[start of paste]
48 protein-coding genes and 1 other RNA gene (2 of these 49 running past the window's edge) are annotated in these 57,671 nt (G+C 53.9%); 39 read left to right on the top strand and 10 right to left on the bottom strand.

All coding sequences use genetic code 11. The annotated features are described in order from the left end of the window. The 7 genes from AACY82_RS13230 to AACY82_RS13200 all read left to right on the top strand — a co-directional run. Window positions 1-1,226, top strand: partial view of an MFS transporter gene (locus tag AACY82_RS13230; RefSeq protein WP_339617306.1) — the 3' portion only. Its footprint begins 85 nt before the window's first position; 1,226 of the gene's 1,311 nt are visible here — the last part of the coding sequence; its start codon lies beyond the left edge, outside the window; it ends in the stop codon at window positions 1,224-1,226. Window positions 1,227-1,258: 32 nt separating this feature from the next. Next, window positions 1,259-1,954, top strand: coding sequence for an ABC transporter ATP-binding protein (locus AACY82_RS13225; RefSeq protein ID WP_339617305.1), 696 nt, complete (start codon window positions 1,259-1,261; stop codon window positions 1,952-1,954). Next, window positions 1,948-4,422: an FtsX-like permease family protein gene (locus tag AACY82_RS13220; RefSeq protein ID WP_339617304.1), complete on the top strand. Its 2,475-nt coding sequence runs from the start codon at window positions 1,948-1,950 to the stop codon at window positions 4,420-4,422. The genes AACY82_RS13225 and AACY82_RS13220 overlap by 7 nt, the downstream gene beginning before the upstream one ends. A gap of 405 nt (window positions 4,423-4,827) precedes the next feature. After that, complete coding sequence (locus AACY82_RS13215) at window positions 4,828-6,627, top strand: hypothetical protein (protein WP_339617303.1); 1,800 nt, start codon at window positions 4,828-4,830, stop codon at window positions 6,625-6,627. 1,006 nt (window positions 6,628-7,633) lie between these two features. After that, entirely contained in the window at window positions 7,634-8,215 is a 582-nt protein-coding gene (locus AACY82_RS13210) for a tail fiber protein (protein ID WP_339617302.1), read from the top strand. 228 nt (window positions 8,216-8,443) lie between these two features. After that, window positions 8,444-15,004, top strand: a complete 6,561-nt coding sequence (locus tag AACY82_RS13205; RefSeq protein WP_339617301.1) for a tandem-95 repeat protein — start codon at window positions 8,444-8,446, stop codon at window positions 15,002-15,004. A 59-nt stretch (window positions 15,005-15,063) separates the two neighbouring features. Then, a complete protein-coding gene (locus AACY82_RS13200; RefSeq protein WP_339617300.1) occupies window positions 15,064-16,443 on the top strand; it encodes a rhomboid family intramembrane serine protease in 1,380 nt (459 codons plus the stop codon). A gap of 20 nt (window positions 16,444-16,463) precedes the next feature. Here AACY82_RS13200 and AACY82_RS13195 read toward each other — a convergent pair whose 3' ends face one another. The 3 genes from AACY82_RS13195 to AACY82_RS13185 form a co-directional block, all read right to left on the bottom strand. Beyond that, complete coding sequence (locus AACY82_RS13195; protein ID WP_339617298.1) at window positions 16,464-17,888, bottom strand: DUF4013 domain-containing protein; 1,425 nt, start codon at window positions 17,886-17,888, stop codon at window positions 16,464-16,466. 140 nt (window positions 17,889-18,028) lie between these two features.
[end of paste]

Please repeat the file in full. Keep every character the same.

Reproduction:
48 protein-coding genes and 1 other RNA gene (2 of these 49 running past the window's edge) are annotated in these 57,671 nt (G+C 53.9%); 39 read left to right on the top strand and 10 right to left on the bottom strand.

All coding sequences use genetic code 11. The annotated features are described in order from the left end of the window. The 7 genes from AACY82_RS13230 to AACY82_RS13200 all read left to right on the top strand — a co-directional run. Window positions 1-1,226, top strand: partial view of an MFS transporter gene (locus tag AACY82_RS13230; RefSeq protein WP_339617306.1) — the 3' portion only. Its footprint begins 85 nt before the window's first position; 1,226 of the gene's 1,311 nt are visible here — the last part of the coding sequence; its start codon lies beyond the left edge, outside the window; it ends in the stop codon at window positions 1,224-1,226. Window positions 1,227-1,258: 32 nt separating this feature from the next. Next, window positions 1,259-1,954, top strand: coding sequence for an ABC transporter ATP-binding protein (locus AACY82_RS13225; RefSeq protein ID WP_339617305.1), 696 nt, complete (start codon window positions 1,259-1,261; stop codon window positions 1,952-1,954). Next, window positions 1,948-4,422: an FtsX-like permease family protein gene (locus tag AACY82_RS13220; RefSeq protein ID WP_339617304.1), complete on the top strand. Its 2,475-nt coding sequence runs from the start codon at window positions 1,948-1,950 to the stop codon at window positions 4,420-4,422. The genes AACY82_RS13225 and AACY82_RS13220 overlap by 7 nt, the downstream gene beginning before the upstream one ends. A gap of 405 nt (window positions 4,423-4,827) precedes the next feature. After that, complete coding sequence (locus AACY82_RS13215) at window positions 4,828-6,627, top strand: hypothetical protein (protein WP_339617303.1); 1,800 nt, start codon at window positions 4,828-4,830, stop codon at window positions 6,625-6,627. 1,006 nt (window positions 6,628-7,633) lie between these two features. After that, entirely contained in the window at window positions 7,634-8,215 is a 582-nt protein-coding gene (locus AACY82_RS13210) for a tail fiber protein (protein ID WP_339617302.1), read from the top strand. 228 nt (window positions 8,216-8,443) lie between these two features. After that, window positions 8,444-15,004, top strand: a complete 6,561-nt coding sequence (locus tag AACY82_RS13205; RefSeq protein WP_339617301.1) for a tandem-95 repeat protein — start codon at window positions 8,444-8,446, stop codon at window positions 15,002-15,004. A 59-nt stretch (window positions 15,005-15,063) separates the two neighbouring features. Then, a complete protein-coding gene (locus AACY82_RS13200; RefSeq protein WP_339617300.1) occupies window positions 15,064-16,443 on the top strand; it encodes a rhomboid family intramembrane serine protease in 1,380 nt (459 codons plus the stop codon). A gap of 20 nt (window positions 16,444-16,463) precedes the next feature. Here AACY82_RS13200 and AACY82_RS13195 read toward each other — a convergent pair whose 3' ends face one another. The 3 genes from AACY82_RS13195 to AACY82_RS13185 form a co-directional block, all read right to left on the bottom strand. Beyond that, complete coding sequence (locus AACY82_RS13195; protein ID WP_339617298.1) at window positions 16,464-17,888, bottom strand: DUF4013 domain-containing protein; 1,425 nt, start codon at window positions 17,886-17,888, stop codon at window positions 16,464-16,466. 140 nt (window positions 17,889-18,028) lie between these two features.